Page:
“Never use epigraphs, they kill the mastery of the work.”-Orphan Pamuk
Is Pamuk right? Are epigraphs necessary before a great work of art? Do I need to hear a completely different artist sound the most prominent note of a masterpiece before the featured artist plays?
Did Melville have to share with us every book’s entry about whales before setting us out on the Pequod? Did George Eliot have to give us 86 quotations from others, and was this “cheating” the beginning of her chapters?
Some epigraphs are well placed, not only making a statement about the work we are about to read, but about all works it has followed. Consider this, at the front of Neil Gaiman’s Coraline:
Fairy tales are more than true: not because they tell us that dragons exist, but because they tell us that dragons can be beaten. — G.K. Chesterson
On the one hand, we are adorning our works by crediting those who inspired us, gesturing to those who have said it better. On the other hand, we are pilfering from those who say it better, emblazoning our own lives with the decontextualized tidbits of others. We are nodding to the monuments on which we stand. Do they nod back?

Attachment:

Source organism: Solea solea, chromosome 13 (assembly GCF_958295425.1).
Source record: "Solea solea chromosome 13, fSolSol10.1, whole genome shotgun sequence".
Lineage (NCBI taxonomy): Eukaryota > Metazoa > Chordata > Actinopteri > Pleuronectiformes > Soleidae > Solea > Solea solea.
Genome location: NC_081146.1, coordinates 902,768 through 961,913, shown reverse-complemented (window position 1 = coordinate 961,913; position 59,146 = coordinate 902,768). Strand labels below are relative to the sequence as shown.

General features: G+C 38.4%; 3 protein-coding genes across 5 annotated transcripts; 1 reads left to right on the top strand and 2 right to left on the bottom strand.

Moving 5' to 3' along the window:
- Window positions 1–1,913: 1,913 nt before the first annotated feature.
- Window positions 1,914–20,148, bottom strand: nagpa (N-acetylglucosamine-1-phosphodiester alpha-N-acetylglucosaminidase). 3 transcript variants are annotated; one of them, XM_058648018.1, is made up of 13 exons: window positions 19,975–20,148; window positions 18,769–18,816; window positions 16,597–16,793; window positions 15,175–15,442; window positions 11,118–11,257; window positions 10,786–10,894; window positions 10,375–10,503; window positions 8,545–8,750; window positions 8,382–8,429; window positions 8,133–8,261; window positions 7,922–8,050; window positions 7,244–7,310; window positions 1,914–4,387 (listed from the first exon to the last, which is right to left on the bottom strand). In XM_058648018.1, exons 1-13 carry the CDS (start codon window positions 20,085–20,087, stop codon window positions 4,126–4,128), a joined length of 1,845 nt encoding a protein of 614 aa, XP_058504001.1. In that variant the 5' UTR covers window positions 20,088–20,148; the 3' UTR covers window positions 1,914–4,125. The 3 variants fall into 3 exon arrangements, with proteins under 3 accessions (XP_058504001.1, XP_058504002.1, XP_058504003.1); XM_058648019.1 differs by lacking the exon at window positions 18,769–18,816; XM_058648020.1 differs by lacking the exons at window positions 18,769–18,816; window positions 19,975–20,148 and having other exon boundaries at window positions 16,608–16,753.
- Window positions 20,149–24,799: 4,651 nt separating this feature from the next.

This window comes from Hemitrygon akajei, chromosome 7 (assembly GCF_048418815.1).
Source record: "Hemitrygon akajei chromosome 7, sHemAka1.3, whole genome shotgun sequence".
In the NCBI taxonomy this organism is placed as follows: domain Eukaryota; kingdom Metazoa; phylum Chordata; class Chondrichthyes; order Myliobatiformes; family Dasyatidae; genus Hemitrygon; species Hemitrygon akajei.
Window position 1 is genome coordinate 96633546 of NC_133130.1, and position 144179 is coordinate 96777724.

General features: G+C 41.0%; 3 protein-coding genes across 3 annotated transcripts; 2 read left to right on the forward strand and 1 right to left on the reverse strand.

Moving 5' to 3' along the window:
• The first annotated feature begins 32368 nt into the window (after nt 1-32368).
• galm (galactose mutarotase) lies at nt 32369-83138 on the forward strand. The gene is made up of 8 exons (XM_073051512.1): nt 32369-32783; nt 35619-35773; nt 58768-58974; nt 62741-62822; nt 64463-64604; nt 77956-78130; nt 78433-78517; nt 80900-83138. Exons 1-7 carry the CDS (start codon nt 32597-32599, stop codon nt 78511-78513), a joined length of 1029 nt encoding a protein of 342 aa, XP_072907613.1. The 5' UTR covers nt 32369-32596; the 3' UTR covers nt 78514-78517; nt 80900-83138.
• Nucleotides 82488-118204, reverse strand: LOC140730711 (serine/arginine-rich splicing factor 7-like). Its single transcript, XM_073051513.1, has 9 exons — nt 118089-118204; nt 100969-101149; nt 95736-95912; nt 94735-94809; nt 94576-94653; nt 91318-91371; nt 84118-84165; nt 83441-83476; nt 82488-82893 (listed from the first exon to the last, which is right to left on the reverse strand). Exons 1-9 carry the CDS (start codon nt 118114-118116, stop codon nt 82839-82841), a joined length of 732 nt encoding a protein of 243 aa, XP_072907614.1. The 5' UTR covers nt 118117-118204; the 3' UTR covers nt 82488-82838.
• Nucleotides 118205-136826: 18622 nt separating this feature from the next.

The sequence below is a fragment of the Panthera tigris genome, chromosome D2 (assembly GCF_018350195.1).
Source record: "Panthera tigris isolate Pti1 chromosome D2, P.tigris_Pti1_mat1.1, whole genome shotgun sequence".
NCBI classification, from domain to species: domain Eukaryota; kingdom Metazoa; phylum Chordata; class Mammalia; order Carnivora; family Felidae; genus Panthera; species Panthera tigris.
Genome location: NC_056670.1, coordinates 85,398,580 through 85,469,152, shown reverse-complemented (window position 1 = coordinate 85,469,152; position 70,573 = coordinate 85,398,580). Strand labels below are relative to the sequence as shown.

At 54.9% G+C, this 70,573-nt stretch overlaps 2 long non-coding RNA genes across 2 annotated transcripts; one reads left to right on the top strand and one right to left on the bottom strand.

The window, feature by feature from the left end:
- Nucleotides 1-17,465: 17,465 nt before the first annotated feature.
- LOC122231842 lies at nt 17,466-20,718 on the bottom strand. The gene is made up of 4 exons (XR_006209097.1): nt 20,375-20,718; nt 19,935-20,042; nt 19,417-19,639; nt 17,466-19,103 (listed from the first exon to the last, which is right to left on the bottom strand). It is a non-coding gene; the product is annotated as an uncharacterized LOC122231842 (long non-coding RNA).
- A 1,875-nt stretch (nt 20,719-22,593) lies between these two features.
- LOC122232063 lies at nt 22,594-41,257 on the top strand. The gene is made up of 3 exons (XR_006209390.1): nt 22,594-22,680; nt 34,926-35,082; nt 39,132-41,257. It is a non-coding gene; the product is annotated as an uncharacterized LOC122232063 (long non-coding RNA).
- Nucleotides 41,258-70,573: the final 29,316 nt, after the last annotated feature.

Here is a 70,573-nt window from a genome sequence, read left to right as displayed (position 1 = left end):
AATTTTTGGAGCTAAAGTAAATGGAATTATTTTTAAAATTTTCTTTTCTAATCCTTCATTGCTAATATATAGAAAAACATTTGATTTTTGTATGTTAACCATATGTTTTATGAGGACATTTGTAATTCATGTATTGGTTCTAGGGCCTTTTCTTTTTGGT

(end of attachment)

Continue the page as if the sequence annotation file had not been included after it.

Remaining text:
We like to feel as if we are as profound as our predecessors, repackaging the social capital of our own attempt at imitative lives and imitative works and stamping it with the words of another. It can become an epigram that thus becomes an epigraph, a pithy piece of language that lends itself to jingling us along through the gates of our own work, situated in the country of our mentors. Sometimes it just asks as a cute little bow, a motto we scarcely cling to, a brand we claim to wear. Sometimes it’s nothing more than the likes of a luckily stumbled-upon “senior quote.”
Some books may be less worth reading than the epigraphs sitting atop.
We plagiarize and obfuscate our affecations. Maybe we have no right to judge how others use their favorite quotes. Unless the author has anything to say about it.